Pretty Girls

Post image for Pretty Girls

by Ian on October 3, 2010

by Mathias Nelson.

Mathias Nelson’s first poetry chapbook, They May Try To Kill Me For This, is available. Information here.


On a college night, Stacy sat at a small café counter in little white shorts, her legs long and fresh. She licked around an ice cream twirl, just taking away its edges, her tongue dappled creamy white. Her friend Nancy was more modest. She wore jeans and ate a banana split with a spoon, slowly cutting into it like a soft phallus, her breasts large and seeping out of her tank-top. They sat on the stools together, swiveling like schoolgirls, bobbing their legs and laughing oh.

“But Mark has such a big cock!” Stacy whispered to Nancy.

They covered their mouths to keep from spitting. Nancy swallowed, then whispered to Stacy, “Johnny has rhythm, but he always wants to titty fuck. God I can’t stand it much longer! My heart’s gonna bruise!” she put a hand over her heart-breast and the ice cream dribbled down their chins.

The cook, also known as the café owner, and the night’s waiter, stood only ten feet away in his hole in the wall. He stopped quarreling with dishes now and then to turn an ear their way, not alone an eye.

“Well,” Stacy said, “you think that’s bad, once Mark was giving it to me doggystyle and told me to turn my head and look, and when I did he slapped me! Called it a donkey-punch!” They keeled. Then Stacy paused for a moment, cone in hand, and looked over at the café tables lining the long windows where a lean, middle-aged man sat in a loose, dirty green coat. The bright lights reflected in his sunglasses, and long strands of greasy brown hair hung around his ears. The only other customer in the late night café, he stared steadily at Stacy, slowly bringing a cigarette to his thin lips with perfect, unwavering accuracy, though his gaze never seemed to leave her long, fresh legs.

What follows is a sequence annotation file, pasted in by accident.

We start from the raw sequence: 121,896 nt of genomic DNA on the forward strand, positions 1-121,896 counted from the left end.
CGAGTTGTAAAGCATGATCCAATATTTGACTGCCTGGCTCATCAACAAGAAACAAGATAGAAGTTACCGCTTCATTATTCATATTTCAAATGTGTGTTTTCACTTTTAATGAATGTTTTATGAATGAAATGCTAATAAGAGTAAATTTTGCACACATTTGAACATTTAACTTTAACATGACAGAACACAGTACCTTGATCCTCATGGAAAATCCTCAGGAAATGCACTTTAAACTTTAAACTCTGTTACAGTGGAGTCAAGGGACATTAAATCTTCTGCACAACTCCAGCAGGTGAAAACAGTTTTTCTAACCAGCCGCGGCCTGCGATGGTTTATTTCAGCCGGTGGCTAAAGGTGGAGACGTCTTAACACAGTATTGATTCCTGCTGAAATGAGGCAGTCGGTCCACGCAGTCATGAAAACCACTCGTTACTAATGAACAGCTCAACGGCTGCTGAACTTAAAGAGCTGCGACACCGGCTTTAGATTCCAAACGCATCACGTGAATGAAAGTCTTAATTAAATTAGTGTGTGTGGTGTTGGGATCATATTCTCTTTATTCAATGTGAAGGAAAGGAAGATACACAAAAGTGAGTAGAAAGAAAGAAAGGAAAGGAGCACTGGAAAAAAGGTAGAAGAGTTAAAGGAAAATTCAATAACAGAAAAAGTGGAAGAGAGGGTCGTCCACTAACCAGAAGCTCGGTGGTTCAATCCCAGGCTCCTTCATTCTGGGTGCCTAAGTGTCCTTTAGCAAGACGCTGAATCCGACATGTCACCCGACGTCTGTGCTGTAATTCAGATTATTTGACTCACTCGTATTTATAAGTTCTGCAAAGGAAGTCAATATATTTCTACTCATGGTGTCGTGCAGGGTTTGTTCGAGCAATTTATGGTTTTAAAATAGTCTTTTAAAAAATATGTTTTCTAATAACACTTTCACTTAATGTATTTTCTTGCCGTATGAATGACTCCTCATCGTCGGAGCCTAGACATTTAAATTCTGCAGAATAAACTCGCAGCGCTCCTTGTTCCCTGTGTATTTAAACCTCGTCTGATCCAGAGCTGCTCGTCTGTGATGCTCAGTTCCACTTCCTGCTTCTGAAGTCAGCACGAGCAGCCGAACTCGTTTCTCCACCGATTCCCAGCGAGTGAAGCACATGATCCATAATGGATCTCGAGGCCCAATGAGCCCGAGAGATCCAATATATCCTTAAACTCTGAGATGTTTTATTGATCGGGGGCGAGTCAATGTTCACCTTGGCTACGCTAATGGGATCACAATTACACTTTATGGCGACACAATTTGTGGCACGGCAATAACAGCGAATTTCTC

Stacy quickly swiveled in her stool so her legs were beneath the counter, away from the man.

Nancy studied her disgusted expression and asked, “What is it? What’s the matter?”

“That guy,” Stacy said, trying hard not to move her mouth. “That guy sitting at the table by the window, wearing sunglasses. He’s been watching me for the past ten minutes. Every time I turn around I see him staring, and it looks like he’s glaring behind those sunglasses. Sunglasses . . . at ten at night. He’s starting to freak me out.”

Nancy pretended to brush a loose hair from her shoulder and coyly glanced over. The man took another drag off his cigarette, its tip flaring like a smoldering eye, and blew smoke her way. She flinched and focused her attention out the window at passing traffic. And under the table, had she seen it, really? the man’s hand rubbing his crotch?

“Creepy,” she cringed, and they both sat with their backs to him.

All the while the cook, who’d watched the whole thing, ambled out to wipe the counters. He leaned over and whispered to the young ladies, “Be careful with that one there. He’s a real kook.”

They felt like screaming. Nancy pushed her banana phallus away with disgust. Stacy’s ice cream had begun to melt; it wove around her fingers.

“What’re we gonna do?” Nancy asked vehemently. “I’m sick of old sick fucks. Remember what happened to Clara, in that alley. How’re we gonna to get home?”

“Uh, I know,” Stacy rubbed her brow. “The dorms are seven blocks away, but I don’t think he’ll be able to catch us if we run . . .”

The cook walked around the café now, cleaning off tables. When he past the man, the man said, “Get me uh beer for the wait, would yuh?”

“Sure thing, mister,” the cook said. “What yuh waitin’ on?”

“Heaven,” the man said, steadily facing the two college girls.